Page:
Geena Davis: There’s a “Tremendous Amount of Unconscious Bias Against Women” in Hollywood
Women in the entertainment industry have been working to combat unfairness and disparity when it comes to their treatment—and this extends to every position in Hollywood. Actors, directors, writers and producers are coming together and speaking out about the issue of gender equality and what can be done to combat misconceptions many people still have.
After the Women in Entertainment Summit (which one of our editors attended and reported on), actor and event keynote speaker Geena Davis spoke with The Hollywood Reporter about the outdated biases that often permeate our unconsciousness, and what women in Hollywood can do to change them.
Davis said that one of her goals is to track and weigh data in family movies, so it’s possible to see and understand what children are absorbing from an early age. One thing they’ve learned? According to their research, female characters only make up 17% of those represented in a crowd during a scene. “We are training kids from the very beginning, from the first contact they have with pop culture, that girls don’t take up half the space,” she said.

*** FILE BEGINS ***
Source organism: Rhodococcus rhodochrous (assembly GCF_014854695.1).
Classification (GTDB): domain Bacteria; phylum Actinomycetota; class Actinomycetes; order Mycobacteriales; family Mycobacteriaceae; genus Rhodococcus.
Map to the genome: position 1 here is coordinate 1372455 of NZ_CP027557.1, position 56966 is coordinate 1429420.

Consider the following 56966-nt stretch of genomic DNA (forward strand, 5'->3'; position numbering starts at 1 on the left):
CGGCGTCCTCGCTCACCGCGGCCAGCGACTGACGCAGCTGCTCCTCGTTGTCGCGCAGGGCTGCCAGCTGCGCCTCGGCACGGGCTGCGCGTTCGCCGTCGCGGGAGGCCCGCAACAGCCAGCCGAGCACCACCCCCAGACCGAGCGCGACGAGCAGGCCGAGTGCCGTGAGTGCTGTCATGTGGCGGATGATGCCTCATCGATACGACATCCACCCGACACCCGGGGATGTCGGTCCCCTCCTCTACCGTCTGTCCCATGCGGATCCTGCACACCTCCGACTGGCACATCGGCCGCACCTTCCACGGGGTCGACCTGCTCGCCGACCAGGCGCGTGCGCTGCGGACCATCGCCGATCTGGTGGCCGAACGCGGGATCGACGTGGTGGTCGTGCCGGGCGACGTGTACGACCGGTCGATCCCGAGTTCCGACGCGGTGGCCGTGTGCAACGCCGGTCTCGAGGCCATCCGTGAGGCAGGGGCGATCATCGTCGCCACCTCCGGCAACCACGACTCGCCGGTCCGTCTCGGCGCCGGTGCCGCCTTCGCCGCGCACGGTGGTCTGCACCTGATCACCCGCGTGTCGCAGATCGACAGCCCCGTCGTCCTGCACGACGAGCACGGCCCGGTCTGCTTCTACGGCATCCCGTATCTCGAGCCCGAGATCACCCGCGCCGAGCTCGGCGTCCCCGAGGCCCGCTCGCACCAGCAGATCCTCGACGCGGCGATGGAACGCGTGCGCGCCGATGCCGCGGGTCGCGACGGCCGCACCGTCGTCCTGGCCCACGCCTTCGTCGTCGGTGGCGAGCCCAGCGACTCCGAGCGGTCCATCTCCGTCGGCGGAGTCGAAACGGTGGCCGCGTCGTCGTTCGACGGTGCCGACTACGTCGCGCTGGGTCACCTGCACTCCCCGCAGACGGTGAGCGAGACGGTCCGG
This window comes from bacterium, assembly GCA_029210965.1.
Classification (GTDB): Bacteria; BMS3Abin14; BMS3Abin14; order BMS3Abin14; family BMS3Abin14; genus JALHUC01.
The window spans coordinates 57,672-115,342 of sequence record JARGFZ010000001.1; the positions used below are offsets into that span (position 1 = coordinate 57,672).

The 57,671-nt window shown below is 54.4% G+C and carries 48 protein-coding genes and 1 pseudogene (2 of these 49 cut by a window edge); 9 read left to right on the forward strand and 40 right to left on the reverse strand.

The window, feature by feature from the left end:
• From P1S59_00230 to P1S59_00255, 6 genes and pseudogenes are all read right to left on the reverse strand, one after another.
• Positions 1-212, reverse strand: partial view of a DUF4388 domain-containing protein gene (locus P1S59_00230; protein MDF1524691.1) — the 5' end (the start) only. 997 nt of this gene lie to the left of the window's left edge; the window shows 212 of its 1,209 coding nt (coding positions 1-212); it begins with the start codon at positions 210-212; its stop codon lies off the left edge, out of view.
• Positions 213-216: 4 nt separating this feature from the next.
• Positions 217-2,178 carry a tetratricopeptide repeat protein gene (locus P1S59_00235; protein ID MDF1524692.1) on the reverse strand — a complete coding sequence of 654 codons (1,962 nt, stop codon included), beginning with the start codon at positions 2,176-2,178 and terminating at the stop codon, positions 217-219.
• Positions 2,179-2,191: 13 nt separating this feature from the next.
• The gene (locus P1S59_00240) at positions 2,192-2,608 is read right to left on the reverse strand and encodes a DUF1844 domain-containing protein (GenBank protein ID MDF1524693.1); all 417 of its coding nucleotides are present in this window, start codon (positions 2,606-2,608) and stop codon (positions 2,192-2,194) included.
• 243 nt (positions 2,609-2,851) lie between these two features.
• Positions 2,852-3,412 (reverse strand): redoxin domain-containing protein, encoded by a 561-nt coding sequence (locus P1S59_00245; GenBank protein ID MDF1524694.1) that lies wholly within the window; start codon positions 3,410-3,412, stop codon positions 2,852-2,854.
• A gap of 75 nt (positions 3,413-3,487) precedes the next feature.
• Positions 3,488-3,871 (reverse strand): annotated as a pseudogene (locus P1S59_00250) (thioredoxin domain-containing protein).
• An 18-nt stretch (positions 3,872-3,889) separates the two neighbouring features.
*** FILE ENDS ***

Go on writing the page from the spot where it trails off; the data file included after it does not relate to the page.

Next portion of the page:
In an interview with The New York Times, Angelina Jolie said she prefers not to have conversations about gender equality because she wants the focus to be on talent and skill rather than her gender. Davis disagreed:
Sure, it would be great to live in a world where we could just hire the best person for the job and not have to worry about that. But we have to keep in mind the tremendous amount of unconscious bias against women. Because if women and men were truly equally talented and equally hired based on their talent and ability, we would have half of both.
And if people can’t acknowledge their unconscious biases on their own, Davis said, that’s part of why raising awareness on the issue is even more important. For while women are tragically underrepresented, the issue is even more starkly apparent when it comes to people of color. “If you don’t see yourself reflected in the culture, Davis said, “you get the idea that you’re not as valuable.”
I understand what Jolie is saying about preferring to acknowledge someone’s talent over their gender, and it would be great if we could have conversations like that. But we’re not there yet, because the reality is that the situation hasn’t completely improved—and it won’t unless we refuse to stop talking about it.
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